Female entrepreneurs still face uphill struggle when starting up

Survey on International Women’s Day finds that women are more likely to start their business much later in life and have less access to funding

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Female entrepreneurs still have to overcome major obstacles compared to their male counterparts, according to the latest research from 99designs. (Here is a list of the venture capital firms catering specifically to women so we can try to fix that.)

Over 1,700 entrepreneurs from the UK, US, Europe and Australia took part in the survey, which found a stubborn funding gap and skills shortage still exists for women in business.

However, in the UK, 11% of female entrepreneurs were found to have secured $100,000 or more in funding compared to just 6% of men – this is a complete reversal of the global picture where 12% of men had raised over $100,000 and just 6% of women.

Men were much more likely to start their businesses earlier with 18% starting out between 18 and 25 compared to 12% of women, while most women (43%) started their business over 35 – compared to 33% of men.

Women were also more likely to sacrifice working hours for family, with 19% spending more than five hours a day with family versus 13% of men. As a result, 13% of men were able to commit over 12 hours per day to their business and just 7% of women.

Men and women also differed when it came to improving their skills, with 13% of women opting to take a course compared to 9% of men. 18% of men favoured books versus 13% of men.

Likewise, women were more likely to use professional mentoring – 10% globally against 8% of women. In the UK, this figure rose to 14% of women and 11% of men.

Women valued networking (23%) as the most important skill, while only 12% thought patience was an important trait. Men also ranked networking (19%) highly but believed patience (18%) was a much more valuable trait than women.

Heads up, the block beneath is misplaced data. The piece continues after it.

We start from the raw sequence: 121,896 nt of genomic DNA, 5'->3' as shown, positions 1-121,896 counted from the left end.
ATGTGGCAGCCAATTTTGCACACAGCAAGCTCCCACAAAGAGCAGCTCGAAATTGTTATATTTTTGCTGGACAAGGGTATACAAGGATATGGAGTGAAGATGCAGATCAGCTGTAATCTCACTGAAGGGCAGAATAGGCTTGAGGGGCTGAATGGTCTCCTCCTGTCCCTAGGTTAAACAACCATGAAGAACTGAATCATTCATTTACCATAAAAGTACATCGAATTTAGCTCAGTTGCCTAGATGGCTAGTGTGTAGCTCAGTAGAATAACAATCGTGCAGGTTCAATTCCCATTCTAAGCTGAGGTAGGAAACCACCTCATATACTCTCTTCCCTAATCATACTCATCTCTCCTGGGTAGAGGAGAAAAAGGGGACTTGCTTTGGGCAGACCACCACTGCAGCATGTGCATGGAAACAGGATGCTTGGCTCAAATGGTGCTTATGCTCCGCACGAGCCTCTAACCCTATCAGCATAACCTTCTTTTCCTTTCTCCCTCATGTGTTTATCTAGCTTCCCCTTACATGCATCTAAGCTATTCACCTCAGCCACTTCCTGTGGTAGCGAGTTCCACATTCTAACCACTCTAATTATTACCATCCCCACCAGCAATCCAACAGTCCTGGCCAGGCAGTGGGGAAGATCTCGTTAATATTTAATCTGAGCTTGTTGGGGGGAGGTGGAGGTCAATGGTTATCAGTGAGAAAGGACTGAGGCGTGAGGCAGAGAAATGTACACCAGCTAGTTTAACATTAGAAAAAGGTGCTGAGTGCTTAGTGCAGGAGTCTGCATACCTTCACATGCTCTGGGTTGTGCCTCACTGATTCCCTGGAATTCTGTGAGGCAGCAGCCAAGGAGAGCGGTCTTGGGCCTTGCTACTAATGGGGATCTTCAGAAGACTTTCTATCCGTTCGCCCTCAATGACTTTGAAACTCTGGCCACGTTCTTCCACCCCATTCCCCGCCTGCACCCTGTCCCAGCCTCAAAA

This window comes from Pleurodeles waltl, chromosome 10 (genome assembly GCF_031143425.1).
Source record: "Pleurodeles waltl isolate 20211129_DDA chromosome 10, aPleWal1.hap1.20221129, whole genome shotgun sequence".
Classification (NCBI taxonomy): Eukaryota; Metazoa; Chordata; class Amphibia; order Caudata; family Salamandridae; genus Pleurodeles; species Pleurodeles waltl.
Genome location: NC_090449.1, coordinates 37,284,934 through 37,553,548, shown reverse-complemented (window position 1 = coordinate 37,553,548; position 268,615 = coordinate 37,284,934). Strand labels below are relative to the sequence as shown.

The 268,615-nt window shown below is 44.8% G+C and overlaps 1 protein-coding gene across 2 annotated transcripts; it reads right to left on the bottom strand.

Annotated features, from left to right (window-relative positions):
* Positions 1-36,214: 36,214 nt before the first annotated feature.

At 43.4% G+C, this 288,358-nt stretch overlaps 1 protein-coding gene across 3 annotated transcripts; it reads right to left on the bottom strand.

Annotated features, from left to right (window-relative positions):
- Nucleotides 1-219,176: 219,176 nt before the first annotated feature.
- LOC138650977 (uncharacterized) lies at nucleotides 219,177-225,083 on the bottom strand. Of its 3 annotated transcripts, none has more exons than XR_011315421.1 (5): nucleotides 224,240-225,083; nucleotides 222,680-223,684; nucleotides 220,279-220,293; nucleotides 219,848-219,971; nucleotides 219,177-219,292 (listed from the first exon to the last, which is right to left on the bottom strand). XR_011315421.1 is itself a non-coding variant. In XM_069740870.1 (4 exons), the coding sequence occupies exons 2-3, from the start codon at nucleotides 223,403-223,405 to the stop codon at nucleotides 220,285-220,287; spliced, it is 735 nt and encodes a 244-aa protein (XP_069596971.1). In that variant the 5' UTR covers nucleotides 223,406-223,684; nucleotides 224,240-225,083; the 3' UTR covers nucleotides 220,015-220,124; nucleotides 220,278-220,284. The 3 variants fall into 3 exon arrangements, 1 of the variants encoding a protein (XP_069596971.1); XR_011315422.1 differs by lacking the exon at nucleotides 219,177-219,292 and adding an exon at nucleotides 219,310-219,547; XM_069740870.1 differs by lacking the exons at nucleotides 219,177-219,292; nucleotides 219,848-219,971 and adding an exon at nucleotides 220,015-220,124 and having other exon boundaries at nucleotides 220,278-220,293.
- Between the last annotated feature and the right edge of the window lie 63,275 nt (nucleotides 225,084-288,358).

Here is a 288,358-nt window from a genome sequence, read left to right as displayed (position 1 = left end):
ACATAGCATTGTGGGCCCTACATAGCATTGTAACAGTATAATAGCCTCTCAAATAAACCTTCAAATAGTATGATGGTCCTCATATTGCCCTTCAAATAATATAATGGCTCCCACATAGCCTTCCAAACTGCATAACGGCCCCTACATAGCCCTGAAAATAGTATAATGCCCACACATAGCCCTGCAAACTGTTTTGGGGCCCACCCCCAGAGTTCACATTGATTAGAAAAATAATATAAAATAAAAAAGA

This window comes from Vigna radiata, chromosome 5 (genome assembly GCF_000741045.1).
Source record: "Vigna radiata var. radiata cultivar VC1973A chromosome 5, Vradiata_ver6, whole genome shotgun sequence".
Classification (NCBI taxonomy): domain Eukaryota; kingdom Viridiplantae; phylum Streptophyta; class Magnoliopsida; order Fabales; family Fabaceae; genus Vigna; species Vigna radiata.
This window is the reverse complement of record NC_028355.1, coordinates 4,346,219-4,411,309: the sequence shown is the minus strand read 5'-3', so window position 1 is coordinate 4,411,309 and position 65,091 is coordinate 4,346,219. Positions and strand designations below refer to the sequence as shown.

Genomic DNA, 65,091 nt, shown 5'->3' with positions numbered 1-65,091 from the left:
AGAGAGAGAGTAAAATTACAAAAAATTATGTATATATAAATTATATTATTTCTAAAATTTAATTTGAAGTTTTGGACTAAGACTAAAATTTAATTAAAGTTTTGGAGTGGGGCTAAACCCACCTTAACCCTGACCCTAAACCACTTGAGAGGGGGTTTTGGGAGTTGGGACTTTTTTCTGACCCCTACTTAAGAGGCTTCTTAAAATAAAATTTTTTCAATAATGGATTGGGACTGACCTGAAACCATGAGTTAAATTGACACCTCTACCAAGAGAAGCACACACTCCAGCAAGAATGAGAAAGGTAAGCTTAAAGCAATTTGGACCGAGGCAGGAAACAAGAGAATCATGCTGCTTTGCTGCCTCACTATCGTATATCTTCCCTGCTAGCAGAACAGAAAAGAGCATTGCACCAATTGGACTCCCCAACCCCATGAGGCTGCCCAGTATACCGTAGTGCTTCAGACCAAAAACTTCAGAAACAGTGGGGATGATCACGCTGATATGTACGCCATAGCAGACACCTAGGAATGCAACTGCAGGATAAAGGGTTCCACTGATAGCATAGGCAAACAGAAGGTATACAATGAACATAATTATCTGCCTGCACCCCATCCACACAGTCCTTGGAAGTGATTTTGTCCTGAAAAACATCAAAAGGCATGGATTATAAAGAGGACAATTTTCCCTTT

Finally, “getting out of their comfort zone” (20%) was cited as the biggest challenge when starting out, while this was only the case for 14% of men.

In PwC’s recent Women in Work index, it was estimated that closing the gender pay gap could boost female earnings by up to £85bn.

Pam Webber, chief marketing officer of 99designs, commented: “All entrepreneurs are stepping into the unknown to a degree, but the findings show that this is even more of a challenge for women. Opening yourself up to rejection or failure is hard for anyone, but female entrepreneurs find taking these risks harder.

“Despite the gender gap that our survey exposes, the encouraging news is that more and more women are taking up the entrepreneurial challenge. In the US the number of women owning their own business is up by 30% – and since 2008 in the proportion of UK small businesses run mainly by women has increased from 14% to 20%.

“The challenge from here is to identify and understand the gender biases that might affect females starting businesses, and use this to support them and their male counterparts equally.”

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